SCAD Lacoste, Rue du Four, 84480 Lacoste, France
Bernard Aldine Pfriem (September 7, 1914 – March 6, 1996) was an American painter. In 1949 John Bernard Myers and Tibor de Nagy organized a production company specialied in puppet shows. The first production they launched was a Pueblo Indian fairy tale inspired by Max Ernst's enchanting collection of Kachina dolls. Their collaborators were Bernard Pfriem, who designed the production; the playwright Randolph Carter, who wrote much of the dialogue; the poet Charles Boultenhouse, who wrote three lyrics; and Ned Rorem, who set the lyrics to music for voice and tympani. The hour-long play was entitled Fire Boy.
Bernard Aldine Pfriem was born on September 7, 1914 in Cleveland, OH, the son of Charles Pfriem and Amanda Ketterer. Pfriem attended the John Huntington Polytechnic from 1934 to 1936 and graduated from the Cleveland Institute Art in 1940. He was a William Copley grantee in 1959; an Agnes Gund travelling scholar in 1940; and a Mary Sugget Ranney travelling scholar.
He served with United States Air Force, from 1942 to 1946. He was a member of Century Club.
Bernard Pfriem taught at the Museum Modern Art, New York City, from 1946 to 1951; he was chief design of the United States Government Program Trade Fairs and World Fairs in Europe from 1953 to 1956; he taught at the Cooper Union School Art and Architecture, New York City, from 1963 to 1969, and at the Sarah Lawrence College, from 1969 to 1975.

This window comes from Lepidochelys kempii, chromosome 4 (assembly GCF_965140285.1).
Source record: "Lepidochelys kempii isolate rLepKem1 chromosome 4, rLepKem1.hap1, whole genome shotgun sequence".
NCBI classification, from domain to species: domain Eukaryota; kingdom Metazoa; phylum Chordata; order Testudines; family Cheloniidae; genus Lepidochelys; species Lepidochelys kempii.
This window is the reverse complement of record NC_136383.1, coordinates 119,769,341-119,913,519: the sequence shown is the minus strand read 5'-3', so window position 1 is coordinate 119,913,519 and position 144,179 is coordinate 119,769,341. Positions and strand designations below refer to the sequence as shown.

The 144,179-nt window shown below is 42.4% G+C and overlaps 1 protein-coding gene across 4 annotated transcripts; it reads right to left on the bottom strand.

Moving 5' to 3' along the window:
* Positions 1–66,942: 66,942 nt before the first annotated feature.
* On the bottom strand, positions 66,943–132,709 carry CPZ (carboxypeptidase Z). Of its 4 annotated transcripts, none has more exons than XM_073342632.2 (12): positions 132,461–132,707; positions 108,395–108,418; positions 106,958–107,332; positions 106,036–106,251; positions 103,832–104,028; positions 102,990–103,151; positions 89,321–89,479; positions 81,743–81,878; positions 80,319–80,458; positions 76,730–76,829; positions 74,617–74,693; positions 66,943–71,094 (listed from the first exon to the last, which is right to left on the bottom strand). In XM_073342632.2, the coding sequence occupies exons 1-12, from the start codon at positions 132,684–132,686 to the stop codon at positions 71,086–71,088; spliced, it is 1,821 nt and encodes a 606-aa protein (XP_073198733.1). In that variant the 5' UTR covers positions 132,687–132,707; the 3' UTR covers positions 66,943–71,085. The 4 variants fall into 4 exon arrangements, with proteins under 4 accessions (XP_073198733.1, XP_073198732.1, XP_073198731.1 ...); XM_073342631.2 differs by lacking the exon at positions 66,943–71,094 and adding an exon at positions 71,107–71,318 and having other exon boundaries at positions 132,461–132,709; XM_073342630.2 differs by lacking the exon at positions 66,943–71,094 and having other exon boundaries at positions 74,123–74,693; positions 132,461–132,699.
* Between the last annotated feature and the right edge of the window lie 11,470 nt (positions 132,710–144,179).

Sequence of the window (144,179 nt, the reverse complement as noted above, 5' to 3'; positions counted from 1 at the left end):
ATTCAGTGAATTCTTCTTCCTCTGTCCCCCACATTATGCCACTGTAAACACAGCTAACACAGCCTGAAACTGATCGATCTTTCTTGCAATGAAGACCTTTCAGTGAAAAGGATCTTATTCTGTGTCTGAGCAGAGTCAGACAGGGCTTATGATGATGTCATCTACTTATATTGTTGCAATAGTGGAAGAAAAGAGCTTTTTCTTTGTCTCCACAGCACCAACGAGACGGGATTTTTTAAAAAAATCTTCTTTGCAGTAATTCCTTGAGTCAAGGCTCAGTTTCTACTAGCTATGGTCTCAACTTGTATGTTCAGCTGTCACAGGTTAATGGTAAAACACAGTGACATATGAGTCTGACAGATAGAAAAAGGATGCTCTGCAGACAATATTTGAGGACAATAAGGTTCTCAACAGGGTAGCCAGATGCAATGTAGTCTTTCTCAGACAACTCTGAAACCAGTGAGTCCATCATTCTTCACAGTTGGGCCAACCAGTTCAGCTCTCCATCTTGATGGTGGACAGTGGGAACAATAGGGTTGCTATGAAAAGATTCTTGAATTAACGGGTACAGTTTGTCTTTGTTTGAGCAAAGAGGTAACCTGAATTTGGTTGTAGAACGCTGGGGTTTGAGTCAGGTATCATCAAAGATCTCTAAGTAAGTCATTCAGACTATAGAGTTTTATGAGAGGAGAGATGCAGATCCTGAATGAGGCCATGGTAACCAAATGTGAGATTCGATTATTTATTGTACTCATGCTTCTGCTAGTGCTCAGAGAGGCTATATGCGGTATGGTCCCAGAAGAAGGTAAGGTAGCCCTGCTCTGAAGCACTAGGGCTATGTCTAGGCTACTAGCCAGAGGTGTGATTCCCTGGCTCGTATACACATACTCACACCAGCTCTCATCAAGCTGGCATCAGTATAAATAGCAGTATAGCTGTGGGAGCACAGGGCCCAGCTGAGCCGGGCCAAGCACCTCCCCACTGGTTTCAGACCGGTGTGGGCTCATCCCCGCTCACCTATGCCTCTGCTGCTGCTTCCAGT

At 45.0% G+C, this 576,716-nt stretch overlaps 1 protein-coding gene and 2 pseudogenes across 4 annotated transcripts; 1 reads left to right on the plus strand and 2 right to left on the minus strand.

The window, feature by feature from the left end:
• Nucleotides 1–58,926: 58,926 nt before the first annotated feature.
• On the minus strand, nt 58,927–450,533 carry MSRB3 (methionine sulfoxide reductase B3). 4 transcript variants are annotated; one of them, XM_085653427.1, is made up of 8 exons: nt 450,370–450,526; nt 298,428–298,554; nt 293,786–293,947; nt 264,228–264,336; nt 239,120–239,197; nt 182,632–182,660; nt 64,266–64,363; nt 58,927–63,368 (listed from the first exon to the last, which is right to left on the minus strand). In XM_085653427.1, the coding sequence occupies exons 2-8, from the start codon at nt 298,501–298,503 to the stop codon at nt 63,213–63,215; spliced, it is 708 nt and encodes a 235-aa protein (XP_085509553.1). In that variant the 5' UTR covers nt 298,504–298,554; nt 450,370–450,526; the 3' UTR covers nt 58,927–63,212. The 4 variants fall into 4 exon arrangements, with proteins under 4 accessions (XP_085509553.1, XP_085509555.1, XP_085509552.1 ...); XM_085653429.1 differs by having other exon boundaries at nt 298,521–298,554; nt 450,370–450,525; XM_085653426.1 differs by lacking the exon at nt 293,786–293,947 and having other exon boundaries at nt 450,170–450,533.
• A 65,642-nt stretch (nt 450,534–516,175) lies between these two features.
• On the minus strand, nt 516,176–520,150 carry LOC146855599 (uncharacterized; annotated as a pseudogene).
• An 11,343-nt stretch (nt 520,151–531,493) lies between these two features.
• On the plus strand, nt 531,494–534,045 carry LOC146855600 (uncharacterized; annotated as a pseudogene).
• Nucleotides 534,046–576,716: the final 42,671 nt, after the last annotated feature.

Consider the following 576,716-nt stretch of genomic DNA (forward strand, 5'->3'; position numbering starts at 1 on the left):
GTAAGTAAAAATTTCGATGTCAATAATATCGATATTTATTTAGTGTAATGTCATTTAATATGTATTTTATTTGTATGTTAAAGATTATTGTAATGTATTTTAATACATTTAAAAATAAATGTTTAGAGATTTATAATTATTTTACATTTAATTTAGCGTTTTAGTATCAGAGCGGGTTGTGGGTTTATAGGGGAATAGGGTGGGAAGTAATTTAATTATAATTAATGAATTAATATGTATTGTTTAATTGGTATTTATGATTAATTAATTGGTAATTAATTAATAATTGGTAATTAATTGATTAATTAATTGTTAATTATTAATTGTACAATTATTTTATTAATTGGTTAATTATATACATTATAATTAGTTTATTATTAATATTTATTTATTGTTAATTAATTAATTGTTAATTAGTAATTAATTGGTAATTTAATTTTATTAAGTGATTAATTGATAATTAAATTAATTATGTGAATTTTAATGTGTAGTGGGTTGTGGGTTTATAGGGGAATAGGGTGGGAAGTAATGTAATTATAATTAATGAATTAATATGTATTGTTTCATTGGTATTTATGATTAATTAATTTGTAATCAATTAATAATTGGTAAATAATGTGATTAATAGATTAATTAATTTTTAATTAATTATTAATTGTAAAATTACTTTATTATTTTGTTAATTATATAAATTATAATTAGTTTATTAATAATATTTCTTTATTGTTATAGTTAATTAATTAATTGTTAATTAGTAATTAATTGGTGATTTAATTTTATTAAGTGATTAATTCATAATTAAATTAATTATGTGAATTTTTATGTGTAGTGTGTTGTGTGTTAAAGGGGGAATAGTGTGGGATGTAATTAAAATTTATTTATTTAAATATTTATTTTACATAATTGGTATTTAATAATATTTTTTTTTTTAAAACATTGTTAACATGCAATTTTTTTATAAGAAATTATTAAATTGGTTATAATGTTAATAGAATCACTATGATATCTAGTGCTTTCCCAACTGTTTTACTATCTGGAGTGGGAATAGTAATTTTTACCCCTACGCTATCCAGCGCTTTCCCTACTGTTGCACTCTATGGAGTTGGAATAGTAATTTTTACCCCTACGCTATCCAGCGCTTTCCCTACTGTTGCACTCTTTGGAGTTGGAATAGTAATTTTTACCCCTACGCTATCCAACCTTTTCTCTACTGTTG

Pfriem was living in Mexico City as an apprentice to Diego Rivera and Orzoco, in 1940, where the 26 y.o. Pfreim dropped the dime on Leon Trotsky when Stalin’s goons followed him to Mexico’s DF. No one can guess Bernard’s motives, but by 1961, he was a WWII Vet living in Paris on a grant from the Copley Foundation. In Paris, Bernard’s circle of expats included Constantin Brâncuși, James Baldwin and Maxine Birley, later known as Maxime De La Falaise, model and muse to Cecil Beaton, Elsa Schiaparelli and Andy Warhol. At the beginning of WWII, “Maxime” had been a “Computer” at Bletchley Park but was dismissed due to her apparent kleptomania. By the time that the War ended, Maxime was married to a French noble, Count Alain Le Bailly de La Falaise and a veteran the French Resistance. Before moving to Southern France with Bernard in 1961, Maxime had given the Count two children, Loulou and Alexis.
He was founder and director of the Lacoste School of the Arts, France, from 1971 to 1991, becoming director emeritus in 1991. Pfriem and Maxime de la Falaise moved to the small village of Lacoste to which he was very attached in the 1950s. Among Paris’ artistes it was well known that the Marquis De Sade, hailed from Provence and Lacoste in particular. To Bernard and Maxime, their first visit yo Lacoste must have felt like a pilgrimage. In 1969 he founded an art school in Lacoste, which still exists under the name Savannah College of Art and Design. (SCAD), actually a branch of Savannah College in Atlanta.
Some time before 1968, Maxime and Bernard fell apart. Whether this was her dalliances or the fault of Bernard, no one can say. Perhaps it was just Maxime’s desire for a bigger sandbox. By 1967, Maxime was in NYC, remarried to John McKendry, a curator at the Metropolitan Museum of Art. By 1974, Maxime was a fixture at Warhol’s Factory, performing in Paul Morrisey’s “Blood for Dracula” (1973). Together, Maxime and McKendry would play an important role in launching Robert Mapplethorpe’s career. After Maxime’s departure, Bernard decided to turn the place into a school via Sarah Lawrence College and his alma mater, the Cleveland Institute of Art.
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